Seeing as Kiernan Shipka is mature beyond her years, it shouldn’t be a huge surprise that her pizza topping of choice skews more sophisticated than pepperoni. On a recent trip to L.A., the Mad Men actress stopped by Venice Beach hotspot Gjelina and snapped a shot of a delicious-looking squash blossom pizza, captioning the pic “Pretty, pretty good.”
True to Gjelina’s vegetable-centric menu, this signature dish is topped with a medley of cherry tomatoes, burrata, Parmesan cheese, and, last but not least, squash blossoms, which, in case you’re not familiar, are edible flowers with a flavor reminiscent of squash and zucchini. We snagged the recipe for Gjelina’s legendary pizza dough, below, from the restaurant’s self-titled cookbook Gjelina ($21; amazon.com), so you can replicate the ‘gram or add your favorite toppings.
Gjelina Pizza Dough
Makes three 6 ½-oz portions
1 cup plus 2 tbsp warm water
1 tsp fresh yeast ($8; kingarthurflour.com)
1½ cups 00 flour ($8/2.2 lbs; amazon.com)
1½ cups bread flour, plus more for dusting ($4; amazon.com)
3 tsp fine sea salt
2 tbsp extra-virgin olive oil, plus more for brushing
Semolina flour for dusting ($4; jet.com)
All-purpose flour for dusting
For the dough
1. In a small bowl, combine the water and yeast, stirring until the yeast dissolves.
2. In the bowl of a stand mixer fitted with the dough hook attachment, combine the 00 flour and bread flour. Add the dissolved yeast to the flours and mix at medium speed just until the dough comes together, about 3 minutes. Drape a clean kitchen towel over the dough and let rest for 15 minutes. Add the salt and mix at medium-high speed for 5 to 7 minutes, until smooth and very elastic.
3. Coat a large glass or metal bowl with the olive oil. Fold the dough into thirds like a giant letter and put it in the bowl, turning it over several times to coat it with oil. Cover the bowl with plastic wrap and let the dough rise at warm room temperature until it has increased its volume by 50 to 75 percent, about 3 hours. Punch the dough down, fold in thirds, and rotate it 90 degrees, then fold in thirds again. Cover the bowl with plastic wrap and refrigerate for 1 to 2 ½ days. If the dough grows larger than the bowl, punch it down, and return to the refrigerator.
4. Divide the dough into three 6 ½ oz pieces. Dust a little bread flour on your work surface, put the dough on the work surface, and, pressing down on it lightly with the palm of your hand, roll it in a circular motion, forming a boule (dough ball). If the dough is sliding around, there is too much flour on the work surface. Wipe some away if necessary. You need some friction between the work surface and the dough, but not so much that the dough makes a mess. Once the dough gathers into a tight ball and the outer layer of dough is pulled taut over the surface, check the bottom of the dough to see that the seam has sealed. If there is an opening on the bottom, you need to roll the dough more tightly or it will tear easily when stretched. Repeat with the remaining pieces of dough.
5 .Transfer dough balls to a baking sheet brushed with a little bit of olive oil, leaving plenty of space between the balls so they have room to rise and expand. (The boule shape encourages an even, round, and more vertical rise, as opposed to a flatter, more irregular shape.) Brush the tops with a bit of olive oil, loosely cover with plastic wrap, and let rise at room temperature until doubled in size, 1½ to 3 hours.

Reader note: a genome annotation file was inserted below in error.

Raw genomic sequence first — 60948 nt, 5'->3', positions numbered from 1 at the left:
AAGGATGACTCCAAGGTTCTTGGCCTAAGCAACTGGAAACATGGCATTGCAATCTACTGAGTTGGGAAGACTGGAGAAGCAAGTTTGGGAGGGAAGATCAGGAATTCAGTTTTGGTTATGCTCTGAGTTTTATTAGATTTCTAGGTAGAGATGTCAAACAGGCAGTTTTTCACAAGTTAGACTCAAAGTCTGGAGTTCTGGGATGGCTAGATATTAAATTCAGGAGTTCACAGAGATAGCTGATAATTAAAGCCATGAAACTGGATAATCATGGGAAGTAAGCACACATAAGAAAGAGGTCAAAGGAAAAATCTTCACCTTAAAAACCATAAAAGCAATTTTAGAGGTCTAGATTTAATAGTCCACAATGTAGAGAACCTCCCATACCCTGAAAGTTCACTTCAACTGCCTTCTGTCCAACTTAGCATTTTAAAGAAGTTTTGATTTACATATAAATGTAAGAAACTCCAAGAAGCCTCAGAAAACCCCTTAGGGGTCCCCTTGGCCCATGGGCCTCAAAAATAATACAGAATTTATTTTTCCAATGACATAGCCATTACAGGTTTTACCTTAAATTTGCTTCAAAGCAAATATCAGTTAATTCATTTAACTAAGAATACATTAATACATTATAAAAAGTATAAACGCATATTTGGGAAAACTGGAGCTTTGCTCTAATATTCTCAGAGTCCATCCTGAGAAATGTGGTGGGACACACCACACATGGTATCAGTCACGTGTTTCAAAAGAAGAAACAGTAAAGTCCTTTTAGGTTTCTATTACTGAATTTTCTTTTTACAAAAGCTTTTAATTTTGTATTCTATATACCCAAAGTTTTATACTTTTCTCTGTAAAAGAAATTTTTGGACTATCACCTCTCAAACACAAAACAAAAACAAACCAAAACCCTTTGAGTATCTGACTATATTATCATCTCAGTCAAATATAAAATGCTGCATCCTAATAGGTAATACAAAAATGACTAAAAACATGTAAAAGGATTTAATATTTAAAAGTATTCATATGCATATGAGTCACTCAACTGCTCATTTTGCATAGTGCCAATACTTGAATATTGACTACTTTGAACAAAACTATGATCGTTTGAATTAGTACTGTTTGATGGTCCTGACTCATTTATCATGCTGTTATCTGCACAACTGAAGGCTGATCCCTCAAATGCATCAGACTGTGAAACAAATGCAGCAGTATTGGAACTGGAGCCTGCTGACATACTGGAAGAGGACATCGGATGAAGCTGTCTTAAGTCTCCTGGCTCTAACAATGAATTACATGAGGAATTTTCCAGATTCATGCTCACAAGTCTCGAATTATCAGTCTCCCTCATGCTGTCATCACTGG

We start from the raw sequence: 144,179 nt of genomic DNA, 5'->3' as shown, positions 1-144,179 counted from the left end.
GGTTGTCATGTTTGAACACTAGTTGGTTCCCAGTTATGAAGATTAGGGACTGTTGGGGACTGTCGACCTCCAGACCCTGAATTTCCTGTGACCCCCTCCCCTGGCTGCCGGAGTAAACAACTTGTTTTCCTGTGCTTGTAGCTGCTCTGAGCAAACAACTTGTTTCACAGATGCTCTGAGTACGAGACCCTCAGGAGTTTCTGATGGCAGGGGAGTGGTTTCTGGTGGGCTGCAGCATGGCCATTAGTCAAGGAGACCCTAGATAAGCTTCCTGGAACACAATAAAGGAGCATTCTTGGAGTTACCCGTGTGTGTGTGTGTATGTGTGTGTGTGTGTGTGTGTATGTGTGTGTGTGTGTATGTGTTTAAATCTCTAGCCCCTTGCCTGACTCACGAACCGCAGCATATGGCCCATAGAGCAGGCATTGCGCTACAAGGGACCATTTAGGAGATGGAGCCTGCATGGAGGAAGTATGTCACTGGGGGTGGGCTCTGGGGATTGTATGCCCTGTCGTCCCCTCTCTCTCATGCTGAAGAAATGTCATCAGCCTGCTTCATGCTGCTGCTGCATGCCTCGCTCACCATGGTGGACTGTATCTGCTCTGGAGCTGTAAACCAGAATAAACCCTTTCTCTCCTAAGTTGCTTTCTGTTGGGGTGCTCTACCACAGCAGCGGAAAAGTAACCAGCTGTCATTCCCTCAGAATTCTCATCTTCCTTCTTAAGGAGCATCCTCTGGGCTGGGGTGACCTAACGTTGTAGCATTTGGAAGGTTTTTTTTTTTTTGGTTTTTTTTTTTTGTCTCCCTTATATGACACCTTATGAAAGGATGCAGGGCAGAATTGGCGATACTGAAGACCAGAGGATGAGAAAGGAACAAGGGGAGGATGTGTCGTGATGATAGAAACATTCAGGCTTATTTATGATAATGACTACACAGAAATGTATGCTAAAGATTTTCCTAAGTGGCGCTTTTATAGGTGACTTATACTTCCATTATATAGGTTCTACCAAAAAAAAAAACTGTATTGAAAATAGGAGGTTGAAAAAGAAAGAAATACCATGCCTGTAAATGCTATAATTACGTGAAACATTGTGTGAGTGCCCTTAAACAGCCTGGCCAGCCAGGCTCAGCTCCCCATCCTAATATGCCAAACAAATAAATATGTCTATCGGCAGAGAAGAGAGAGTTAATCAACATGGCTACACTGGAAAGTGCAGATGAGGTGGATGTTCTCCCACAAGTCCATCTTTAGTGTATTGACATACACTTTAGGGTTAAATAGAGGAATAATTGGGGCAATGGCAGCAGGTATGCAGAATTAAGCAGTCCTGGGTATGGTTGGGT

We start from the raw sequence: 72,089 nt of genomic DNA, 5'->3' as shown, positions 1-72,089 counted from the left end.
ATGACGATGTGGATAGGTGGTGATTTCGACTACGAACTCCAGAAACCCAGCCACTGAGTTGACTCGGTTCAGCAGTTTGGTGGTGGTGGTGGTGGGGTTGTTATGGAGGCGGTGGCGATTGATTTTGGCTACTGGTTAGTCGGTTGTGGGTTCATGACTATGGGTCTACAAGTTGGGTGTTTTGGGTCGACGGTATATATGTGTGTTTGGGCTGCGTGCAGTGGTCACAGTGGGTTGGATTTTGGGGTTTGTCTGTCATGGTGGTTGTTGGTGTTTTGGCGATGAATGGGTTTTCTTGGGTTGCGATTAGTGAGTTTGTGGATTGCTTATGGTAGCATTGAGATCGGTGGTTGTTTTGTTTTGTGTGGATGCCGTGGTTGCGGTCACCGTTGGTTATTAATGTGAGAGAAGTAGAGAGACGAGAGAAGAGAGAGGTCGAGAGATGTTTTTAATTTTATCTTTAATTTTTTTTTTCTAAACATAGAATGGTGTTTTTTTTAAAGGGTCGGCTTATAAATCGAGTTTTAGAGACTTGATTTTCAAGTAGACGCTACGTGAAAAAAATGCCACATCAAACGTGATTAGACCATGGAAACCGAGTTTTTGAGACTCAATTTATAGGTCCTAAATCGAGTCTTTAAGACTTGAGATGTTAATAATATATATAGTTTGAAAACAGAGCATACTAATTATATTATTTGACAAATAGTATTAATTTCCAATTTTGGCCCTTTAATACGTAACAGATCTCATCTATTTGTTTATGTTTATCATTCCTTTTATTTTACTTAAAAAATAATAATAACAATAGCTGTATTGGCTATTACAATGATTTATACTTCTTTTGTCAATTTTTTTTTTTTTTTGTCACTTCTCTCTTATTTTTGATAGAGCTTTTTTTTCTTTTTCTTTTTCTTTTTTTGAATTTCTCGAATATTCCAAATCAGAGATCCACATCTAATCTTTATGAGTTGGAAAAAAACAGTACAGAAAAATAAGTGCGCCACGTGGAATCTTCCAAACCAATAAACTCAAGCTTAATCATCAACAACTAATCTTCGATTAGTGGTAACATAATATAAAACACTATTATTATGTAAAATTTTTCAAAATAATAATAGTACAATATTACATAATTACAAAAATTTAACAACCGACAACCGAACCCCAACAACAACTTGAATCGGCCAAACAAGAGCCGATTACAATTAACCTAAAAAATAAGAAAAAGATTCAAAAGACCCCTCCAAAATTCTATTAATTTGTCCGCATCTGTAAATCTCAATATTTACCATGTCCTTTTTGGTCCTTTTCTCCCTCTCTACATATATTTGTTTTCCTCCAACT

6. In a small bowl, combine 2 to 3 tbsp semolina flour and an equal amount of all-purpose flour, and then mound the blended flours on your work surface. Put another 2 to 3 tbsp all-purpose flour in a medium bowl. Put one of the dough balls in the bowl of all-purpose flour and turn to coat with the flour on all sides, handling the dough gently so as not to force out the air or misshape it.
7. Put the floured dough ball on top of the mount of flour on your work surface. With your fingertips, punch the air out of the dough and press your fingers into the center and extend outward to shape the mass into a small disk. Continue to press your fingers and palm down on the center but maintaining an airy rim around the perimeter. Continue stretching out the dough on the work surface with your hand by spreading your fingers as far as you can as you turn the dough.
Or, use this two-handed technique: With the palms of your hands facing down, slip your hands under the dough, lift it up, and use the backs of both hands to gently pull the dough while continuing to turn it. The dough should stretch easily, resting on the backs of your wrists and forearms, so do not pull on it too much. If it is super-elastic, then the dough probably has not proofed enough. If the dough is super-soft and tears easily, it has proofed too much. You are done stretching out the dough when it is 10 to 12-inches in diameter and thin enough so that you can read a newspaper through it. This takes a bit of practice so be patient, but under no circumstances should you resort to a rolling pin.
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For the pizza
1. Place a pizza stone on the middle rack of your oven and preheat the oven to 500˚F for 1 hour.
2. Lightly dust a pizza peel or rimless baking sheet with semolina flour. Scatter toppings generously over the dough, almost covering the whole base, then slide the dough onto the pizza stone in the oven and bake, allowing it to bubble up and rise, 4 to 5 minutes. Once the rim starts to look pillowy and airy, using the pizza peel, turn the pizza 180 degrees to ensure that it browns evenly all over. It’s ready when the rim is a deep golden brown and beginning to char, and the bottom of the pizza is crisp, 6 to 8 minutes total.
3. Using the peel or a rimless baking sheet, transfer the pizza to a cutting board or a baking sheet with a rim. Slice and serve hot.